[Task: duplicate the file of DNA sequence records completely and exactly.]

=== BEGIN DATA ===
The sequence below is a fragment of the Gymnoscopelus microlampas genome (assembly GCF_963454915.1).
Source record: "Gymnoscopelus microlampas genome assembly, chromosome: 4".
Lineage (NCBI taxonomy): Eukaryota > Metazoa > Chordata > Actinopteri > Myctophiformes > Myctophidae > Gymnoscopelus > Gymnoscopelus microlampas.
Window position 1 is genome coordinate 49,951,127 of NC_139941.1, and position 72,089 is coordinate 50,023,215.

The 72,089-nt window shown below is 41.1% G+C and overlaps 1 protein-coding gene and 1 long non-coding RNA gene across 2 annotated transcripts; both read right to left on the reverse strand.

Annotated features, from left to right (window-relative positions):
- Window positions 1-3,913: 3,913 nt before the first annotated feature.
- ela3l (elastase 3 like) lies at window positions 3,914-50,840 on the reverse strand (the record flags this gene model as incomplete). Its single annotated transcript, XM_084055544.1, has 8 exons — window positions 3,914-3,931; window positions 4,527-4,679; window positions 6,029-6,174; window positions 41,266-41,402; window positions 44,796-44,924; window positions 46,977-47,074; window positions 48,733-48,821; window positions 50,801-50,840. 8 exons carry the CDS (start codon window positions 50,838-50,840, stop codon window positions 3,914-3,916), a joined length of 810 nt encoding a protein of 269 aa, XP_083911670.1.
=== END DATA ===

The sequence below is a fragment of the Gymnoscopelus microlampas genome (assembly GCF_963454915.1).
Source record: "Gymnoscopelus microlampas genome assembly, chromosome: 4".
Lineage (NCBI taxonomy): Eukaryota > Metazoa > Chordata > Actinopteri > Myctophiformes > Myctophidae > Gymnoscopelus > Gymnoscopelus microlampas.
Window position 1 is genome coordinate 49,951,127 of NC_139941.1, and position 72,089 is coordinate 50,023,215.

The 72,089-nt window shown below is 41.1% G+C and overlaps 1 protein-coding gene and 1 long non-coding RNA gene across 2 annotated transcripts; both read right to left on the reverse strand.

Annotated features, from left to right (window-relative positions):
- Window positions 1-3,913: 3,913 nt before the first annotated feature.
- ela3l (elastase 3 like) lies at window positions 3,914-50,840 on the reverse strand (the record flags this gene model as incomplete). Its single annotated transcript, XM_084055544.1, has 8 exons — window positions 3,914-3,931; window positions 4,527-4,679; window positions 6,029-6,174; window positions 41,266-41,402; window positions 44,796-44,924; window positions 46,977-47,074; window positions 48,733-48,821; window positions 50,801-50,840. 8 exons carry the CDS (start codon window positions 50,838-50,840, stop codon window positions 3,914-3,916), a joined length of 810 nt encoding a protein of 269 aa, XP_083911670.1.